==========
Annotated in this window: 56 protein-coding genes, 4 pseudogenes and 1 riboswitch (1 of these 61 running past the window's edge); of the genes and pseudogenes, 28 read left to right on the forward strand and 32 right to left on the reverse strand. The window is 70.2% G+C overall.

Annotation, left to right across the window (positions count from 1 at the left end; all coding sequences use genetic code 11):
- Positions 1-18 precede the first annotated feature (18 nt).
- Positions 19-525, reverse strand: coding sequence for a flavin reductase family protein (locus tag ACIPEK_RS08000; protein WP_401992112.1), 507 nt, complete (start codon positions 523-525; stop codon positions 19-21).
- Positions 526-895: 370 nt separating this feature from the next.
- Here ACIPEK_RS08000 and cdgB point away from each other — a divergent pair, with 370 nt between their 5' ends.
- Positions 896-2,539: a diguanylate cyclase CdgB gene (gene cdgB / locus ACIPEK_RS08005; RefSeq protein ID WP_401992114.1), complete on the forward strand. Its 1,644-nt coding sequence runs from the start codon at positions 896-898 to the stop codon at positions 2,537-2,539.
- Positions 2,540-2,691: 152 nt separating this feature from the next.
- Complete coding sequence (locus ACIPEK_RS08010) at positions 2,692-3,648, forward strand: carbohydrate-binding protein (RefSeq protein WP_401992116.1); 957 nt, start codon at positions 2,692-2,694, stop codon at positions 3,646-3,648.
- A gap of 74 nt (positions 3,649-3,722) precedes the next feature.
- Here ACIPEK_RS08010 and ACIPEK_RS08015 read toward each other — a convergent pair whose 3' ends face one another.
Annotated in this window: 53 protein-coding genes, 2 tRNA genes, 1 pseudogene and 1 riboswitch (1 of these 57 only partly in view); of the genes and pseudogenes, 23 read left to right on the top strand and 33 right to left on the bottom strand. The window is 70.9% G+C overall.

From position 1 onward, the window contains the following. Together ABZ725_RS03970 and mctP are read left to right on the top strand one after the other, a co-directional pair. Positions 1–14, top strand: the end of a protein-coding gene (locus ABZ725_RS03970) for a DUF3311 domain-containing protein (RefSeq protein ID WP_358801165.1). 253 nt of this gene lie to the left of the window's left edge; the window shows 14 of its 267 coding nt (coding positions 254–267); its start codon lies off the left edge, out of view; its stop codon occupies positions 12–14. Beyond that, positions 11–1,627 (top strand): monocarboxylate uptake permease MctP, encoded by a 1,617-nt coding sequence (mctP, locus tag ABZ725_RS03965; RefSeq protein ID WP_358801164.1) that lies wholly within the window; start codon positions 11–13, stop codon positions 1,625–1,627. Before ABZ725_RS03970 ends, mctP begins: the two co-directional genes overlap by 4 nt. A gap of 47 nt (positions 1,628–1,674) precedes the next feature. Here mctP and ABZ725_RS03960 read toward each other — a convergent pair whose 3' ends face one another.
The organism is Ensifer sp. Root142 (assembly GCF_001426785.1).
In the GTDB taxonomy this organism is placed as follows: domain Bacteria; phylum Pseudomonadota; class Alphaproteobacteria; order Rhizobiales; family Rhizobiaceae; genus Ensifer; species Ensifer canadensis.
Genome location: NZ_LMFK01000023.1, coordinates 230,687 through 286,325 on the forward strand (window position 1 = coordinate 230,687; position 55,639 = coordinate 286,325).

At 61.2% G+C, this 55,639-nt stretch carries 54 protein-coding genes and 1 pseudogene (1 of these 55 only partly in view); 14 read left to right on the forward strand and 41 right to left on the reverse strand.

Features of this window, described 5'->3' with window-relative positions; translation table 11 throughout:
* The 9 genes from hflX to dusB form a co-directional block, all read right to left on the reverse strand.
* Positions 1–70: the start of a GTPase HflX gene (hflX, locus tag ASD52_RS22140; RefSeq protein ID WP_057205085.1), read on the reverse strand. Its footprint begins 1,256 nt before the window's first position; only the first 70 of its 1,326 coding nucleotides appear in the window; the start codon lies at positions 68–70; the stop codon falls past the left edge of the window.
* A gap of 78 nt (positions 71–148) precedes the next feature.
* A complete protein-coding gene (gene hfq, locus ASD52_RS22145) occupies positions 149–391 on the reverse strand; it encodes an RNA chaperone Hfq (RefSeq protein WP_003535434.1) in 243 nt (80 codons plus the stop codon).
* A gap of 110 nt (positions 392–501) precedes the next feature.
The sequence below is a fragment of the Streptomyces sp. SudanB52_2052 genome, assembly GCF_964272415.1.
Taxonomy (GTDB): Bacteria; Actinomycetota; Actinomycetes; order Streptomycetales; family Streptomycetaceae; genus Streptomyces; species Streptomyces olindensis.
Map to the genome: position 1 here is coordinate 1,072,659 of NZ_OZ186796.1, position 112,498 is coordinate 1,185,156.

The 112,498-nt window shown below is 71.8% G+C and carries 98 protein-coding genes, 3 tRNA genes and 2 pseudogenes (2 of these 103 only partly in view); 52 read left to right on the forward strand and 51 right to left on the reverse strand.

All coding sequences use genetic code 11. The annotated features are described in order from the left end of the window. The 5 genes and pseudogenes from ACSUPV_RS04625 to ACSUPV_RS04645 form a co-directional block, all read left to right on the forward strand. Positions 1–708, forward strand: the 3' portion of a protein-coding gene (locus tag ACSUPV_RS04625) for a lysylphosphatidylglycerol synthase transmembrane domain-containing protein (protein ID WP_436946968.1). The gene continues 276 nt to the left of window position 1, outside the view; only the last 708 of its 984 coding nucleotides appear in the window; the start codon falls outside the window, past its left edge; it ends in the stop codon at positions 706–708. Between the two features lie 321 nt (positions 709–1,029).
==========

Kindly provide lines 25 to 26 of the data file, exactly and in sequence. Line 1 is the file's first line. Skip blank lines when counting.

Taxonomy (GTDB): Bacteria; Actinomycetota; Actinomycetes; order Streptomycetales; family Streptomycetaceae; genus Streptomyces; species Streptomyces olindensis.
Map to the genome: position 1 here is coordinate 1,072,659 of NZ_OZ186796.1, position 112,498 is coordinate 1,185,156.